(19 October 2016) The Unhappy Meal report, published a year and a half ago, exposed how McDonald’s dodged up to €1billion in tax and has since landed the group in a lot of hot water. The fast-food giant has now twice been called to testify in front of the European Parliament about its tax arrangements. Moreover, late last year the European Commission launched a formal investigation, similar to the one that landed Apple a €13 billion bill for unpaid taxes.
Faced with so much scrutiny, most companies would likely change their tax strategy, like Facebook and Apple have already done. But seemingly not McDonald’s.
The coalition of European and American trade unions who conducted the original research has now found that McDonald’s appear to be paying even less tax than before. McDonald’s Europe Franchising Sàrl, the Luxembourg company now being investigated by the European Commission, paid an effective tax rate of only 0.7% in 2015. This is even lower than the 1.0% and 1.4% they paid in 2014 and 2013, respectively, according to McDonald’s own financial accounts in Luxembourg.
The coalition can today publish a letter written to Commissioner Vestager that raises even more questions about McDonald’s corporate structure in Europe. This is an official response to the Commission’s published version of their decision to open an inquiry into the home of the happy meal.
The letter combines the new information available in the Commission’s initial findings with the original research and figures from McDonald’s recent accounts. It raises several red flags about how and when McDonald’s restructured their European operations, creating further suspicion of major tax avoidance via artificial entities with very little economic activity other than funnelling royalties from Luxembourg via Switzerland to the US. These are only compounded by the 0.7% tax rate paid last year in Luxembourg.
The findings come as MEPs and national parliamentarians met on 17-18 October for a major economic conference in Bratislava where tax avoidance is top of the agenda. French MEP Pervenche Berès and German MEP Fabio De Masi used the forum to raise the issue. Both have been at the forefront of the fight to hold the US multinational to account in the European Parliament not the least in the EP’s special tax committee that. Pierre-Alain Muet, a French socialist MP who has taken the fight to the national assembly in McDonald’s largest European market, joined the calls for action to tackle McDonald’s tax and labour practices.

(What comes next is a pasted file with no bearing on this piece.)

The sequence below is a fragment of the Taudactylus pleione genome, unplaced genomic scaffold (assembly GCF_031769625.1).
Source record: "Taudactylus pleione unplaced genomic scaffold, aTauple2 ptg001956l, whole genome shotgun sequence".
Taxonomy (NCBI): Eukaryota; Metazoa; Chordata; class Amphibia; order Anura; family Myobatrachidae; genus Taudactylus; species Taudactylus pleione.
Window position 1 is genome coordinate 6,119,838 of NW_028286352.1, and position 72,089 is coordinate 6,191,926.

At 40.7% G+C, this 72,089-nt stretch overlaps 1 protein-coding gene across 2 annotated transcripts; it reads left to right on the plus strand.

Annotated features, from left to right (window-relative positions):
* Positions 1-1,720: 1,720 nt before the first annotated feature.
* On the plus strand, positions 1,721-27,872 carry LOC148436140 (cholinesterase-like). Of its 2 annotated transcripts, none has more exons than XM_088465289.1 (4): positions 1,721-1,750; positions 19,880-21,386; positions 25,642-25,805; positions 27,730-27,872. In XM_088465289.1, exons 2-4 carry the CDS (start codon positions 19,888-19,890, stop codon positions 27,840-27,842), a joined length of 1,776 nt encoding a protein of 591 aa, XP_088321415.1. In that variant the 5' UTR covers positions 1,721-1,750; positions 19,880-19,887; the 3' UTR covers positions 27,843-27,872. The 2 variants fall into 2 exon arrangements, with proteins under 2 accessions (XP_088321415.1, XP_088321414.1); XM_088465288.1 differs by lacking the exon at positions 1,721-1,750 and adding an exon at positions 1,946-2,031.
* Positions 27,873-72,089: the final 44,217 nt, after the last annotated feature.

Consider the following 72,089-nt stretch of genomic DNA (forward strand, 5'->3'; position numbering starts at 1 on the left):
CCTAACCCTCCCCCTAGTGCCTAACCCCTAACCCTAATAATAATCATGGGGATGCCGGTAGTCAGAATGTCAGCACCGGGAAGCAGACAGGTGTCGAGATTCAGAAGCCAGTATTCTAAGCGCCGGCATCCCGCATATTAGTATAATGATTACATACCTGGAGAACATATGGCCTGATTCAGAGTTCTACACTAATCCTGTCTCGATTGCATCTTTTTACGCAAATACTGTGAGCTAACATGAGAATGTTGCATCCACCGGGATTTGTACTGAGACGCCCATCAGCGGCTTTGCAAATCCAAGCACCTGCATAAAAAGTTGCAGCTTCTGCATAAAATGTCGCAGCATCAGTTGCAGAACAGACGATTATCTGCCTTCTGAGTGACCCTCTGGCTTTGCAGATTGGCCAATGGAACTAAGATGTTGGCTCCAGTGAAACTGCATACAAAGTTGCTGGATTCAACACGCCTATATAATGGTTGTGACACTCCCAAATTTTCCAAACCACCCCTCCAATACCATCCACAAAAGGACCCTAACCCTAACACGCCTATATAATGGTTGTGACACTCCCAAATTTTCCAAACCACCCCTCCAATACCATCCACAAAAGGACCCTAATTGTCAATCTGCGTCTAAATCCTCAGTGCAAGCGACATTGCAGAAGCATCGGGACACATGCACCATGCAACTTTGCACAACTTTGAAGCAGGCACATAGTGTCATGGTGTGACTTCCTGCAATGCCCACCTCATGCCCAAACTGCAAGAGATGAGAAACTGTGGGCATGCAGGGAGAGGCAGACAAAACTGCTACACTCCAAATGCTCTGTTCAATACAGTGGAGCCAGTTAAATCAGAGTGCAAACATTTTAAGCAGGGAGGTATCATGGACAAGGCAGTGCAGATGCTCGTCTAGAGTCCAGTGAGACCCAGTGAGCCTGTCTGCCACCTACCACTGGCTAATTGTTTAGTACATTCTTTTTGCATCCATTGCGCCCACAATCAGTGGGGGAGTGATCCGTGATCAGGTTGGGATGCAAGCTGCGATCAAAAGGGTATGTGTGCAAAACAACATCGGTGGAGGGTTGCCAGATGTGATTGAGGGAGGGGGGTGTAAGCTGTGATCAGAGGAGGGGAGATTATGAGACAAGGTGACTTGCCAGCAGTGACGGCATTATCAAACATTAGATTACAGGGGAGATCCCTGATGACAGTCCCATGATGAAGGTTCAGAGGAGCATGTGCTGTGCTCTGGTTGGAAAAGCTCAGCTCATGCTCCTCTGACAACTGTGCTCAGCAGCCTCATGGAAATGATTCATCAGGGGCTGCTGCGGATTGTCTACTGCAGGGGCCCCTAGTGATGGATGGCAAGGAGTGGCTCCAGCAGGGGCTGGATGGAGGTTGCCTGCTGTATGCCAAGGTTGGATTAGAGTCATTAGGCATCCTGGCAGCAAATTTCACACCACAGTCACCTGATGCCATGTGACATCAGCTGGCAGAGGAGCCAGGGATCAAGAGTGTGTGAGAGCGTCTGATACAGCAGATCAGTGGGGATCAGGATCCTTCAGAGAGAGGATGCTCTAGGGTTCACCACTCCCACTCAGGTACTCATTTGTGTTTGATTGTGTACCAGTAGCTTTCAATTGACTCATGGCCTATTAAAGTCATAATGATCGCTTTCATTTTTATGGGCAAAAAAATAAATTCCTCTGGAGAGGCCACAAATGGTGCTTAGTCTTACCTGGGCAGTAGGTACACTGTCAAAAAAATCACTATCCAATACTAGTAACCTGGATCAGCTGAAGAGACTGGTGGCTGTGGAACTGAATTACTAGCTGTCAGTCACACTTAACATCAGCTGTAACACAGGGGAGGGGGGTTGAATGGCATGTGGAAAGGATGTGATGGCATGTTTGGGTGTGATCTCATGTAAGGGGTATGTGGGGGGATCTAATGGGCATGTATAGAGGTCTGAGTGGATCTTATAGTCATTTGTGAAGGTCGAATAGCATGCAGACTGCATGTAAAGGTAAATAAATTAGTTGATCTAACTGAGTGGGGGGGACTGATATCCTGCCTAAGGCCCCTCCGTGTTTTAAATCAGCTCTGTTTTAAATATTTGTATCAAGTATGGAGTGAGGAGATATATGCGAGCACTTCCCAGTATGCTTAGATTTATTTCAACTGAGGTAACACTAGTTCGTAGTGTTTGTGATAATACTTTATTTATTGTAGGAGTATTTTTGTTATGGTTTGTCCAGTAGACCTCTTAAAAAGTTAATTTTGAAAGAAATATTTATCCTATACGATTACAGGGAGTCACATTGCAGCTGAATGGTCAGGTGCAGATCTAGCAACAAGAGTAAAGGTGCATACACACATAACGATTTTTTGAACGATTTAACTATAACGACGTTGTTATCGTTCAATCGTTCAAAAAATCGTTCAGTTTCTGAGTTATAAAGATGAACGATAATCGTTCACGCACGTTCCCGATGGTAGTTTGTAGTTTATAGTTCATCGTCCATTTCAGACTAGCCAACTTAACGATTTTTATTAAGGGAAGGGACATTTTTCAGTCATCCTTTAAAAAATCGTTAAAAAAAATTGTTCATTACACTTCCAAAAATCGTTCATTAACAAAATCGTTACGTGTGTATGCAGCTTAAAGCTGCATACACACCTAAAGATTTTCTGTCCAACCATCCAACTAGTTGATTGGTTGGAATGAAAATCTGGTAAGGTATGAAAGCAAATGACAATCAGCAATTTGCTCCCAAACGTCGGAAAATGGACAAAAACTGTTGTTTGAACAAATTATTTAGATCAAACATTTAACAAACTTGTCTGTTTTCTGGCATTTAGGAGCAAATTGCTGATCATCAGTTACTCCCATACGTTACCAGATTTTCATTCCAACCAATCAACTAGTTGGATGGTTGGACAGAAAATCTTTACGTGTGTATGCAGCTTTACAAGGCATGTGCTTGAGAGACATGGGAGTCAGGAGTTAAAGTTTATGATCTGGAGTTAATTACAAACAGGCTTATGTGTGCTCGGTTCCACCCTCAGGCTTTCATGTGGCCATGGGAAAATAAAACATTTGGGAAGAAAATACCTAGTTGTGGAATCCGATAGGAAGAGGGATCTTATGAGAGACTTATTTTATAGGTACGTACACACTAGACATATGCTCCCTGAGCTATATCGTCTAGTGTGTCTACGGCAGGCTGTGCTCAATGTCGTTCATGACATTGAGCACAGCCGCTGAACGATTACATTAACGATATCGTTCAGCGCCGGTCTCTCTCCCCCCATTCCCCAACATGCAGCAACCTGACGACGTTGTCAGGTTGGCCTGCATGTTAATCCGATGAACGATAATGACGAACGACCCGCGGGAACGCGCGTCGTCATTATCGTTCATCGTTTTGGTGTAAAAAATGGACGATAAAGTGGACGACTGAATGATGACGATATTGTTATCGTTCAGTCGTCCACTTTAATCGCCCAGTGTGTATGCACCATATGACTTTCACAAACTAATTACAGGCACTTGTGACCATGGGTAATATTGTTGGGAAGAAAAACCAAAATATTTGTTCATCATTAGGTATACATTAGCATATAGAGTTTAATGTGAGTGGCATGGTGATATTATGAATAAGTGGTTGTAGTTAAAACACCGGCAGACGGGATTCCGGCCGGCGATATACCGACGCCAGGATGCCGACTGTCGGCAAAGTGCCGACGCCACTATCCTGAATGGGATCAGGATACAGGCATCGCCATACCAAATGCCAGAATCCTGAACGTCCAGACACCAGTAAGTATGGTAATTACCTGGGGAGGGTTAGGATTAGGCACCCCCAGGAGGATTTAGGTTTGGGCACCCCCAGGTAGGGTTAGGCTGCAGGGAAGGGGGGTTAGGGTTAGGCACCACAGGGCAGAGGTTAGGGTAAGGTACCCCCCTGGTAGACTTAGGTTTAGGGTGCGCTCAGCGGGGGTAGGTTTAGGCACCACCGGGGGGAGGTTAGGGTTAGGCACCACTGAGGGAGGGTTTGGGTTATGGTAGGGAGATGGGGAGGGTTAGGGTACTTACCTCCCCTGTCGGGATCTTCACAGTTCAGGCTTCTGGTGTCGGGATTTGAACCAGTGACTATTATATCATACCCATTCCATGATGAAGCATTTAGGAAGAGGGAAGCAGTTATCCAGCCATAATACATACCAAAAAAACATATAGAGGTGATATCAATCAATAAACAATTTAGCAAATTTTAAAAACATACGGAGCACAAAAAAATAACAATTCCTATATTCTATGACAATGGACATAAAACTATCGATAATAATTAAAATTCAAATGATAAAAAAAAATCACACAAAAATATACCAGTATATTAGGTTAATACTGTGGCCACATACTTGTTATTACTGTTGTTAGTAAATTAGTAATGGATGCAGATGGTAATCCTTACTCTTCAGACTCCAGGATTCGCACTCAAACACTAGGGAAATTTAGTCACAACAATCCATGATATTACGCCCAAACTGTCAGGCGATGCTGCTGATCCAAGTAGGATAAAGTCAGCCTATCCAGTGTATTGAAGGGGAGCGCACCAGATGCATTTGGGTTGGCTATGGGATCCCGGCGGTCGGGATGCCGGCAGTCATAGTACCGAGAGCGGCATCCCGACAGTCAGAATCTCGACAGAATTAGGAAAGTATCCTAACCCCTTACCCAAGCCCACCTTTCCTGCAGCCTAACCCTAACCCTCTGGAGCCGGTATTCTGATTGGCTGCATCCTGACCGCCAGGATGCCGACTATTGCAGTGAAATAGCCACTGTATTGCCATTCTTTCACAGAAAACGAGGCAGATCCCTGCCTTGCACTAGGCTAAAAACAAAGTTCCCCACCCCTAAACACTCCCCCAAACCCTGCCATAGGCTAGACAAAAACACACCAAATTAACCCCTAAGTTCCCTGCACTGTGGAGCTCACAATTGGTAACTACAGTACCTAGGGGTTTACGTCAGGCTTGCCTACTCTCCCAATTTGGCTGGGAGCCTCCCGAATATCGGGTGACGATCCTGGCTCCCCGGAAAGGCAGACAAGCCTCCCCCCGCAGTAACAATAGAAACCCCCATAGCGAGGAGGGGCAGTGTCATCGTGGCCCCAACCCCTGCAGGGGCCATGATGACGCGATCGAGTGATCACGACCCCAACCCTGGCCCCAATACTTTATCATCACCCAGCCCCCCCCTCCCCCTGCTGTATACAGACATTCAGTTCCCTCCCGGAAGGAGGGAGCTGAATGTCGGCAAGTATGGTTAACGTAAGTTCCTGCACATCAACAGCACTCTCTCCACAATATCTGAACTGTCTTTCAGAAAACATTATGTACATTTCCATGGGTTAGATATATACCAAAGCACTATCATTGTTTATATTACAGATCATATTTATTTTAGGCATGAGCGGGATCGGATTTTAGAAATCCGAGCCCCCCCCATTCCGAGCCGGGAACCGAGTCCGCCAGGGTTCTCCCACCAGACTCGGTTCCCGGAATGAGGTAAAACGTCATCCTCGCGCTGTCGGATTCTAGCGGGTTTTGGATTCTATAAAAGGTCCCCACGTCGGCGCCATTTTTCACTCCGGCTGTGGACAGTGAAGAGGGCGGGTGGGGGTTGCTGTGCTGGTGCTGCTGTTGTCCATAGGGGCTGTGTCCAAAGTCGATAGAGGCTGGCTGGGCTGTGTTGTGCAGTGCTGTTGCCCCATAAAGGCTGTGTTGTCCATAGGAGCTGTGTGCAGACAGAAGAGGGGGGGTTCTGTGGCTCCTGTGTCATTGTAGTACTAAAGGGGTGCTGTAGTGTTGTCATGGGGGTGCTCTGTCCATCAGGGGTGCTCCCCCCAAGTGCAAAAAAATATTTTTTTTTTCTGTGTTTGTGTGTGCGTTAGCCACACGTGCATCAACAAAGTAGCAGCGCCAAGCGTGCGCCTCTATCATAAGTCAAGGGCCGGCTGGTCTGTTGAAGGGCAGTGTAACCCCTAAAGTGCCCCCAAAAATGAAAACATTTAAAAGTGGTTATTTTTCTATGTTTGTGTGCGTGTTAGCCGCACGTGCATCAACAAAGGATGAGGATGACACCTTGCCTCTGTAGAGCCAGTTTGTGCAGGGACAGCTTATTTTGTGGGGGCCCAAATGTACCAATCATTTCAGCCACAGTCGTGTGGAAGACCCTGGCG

French MEP Pervenche Berès, who is the S&D Group spokesperson on economic and monetary affairs, commented, “The fight against tax avoidance has become one of the European Union's top priorities thanks to the determination shown by organisations such as the coalition of trade unions. I will continue to support them in bringing to light the unfair tax practices used by McDonald’s.”
MP Pierre-Alain Muet, who sits as Vice Chair of the Finance committee of the French National Assembly, added his support, “France is McDonald’s biggest market in Europe, and so the company’s tax optimization and social practices are intolerable. This is why I support the international coalition of trade unions in their fight.”
As more evidence emerges about McDonald’s dodgy tax dealings, support builds around the world and across the political spectrum for this corporate giant to be held to account. McDonald’s needs to change its behavior and pay back what it owes. EPSU is proud to be fighting against tax dodging that deprives our public services of funding. The support we receive from some elected members of parliaments is very appreciated and will be pivotal to achieve real policy change at national and EU levels.
Download below the letter EPSU, the European Federation for Food, Agriculture and Tourism and the American union SEIU have sent to Commissioner Vestager.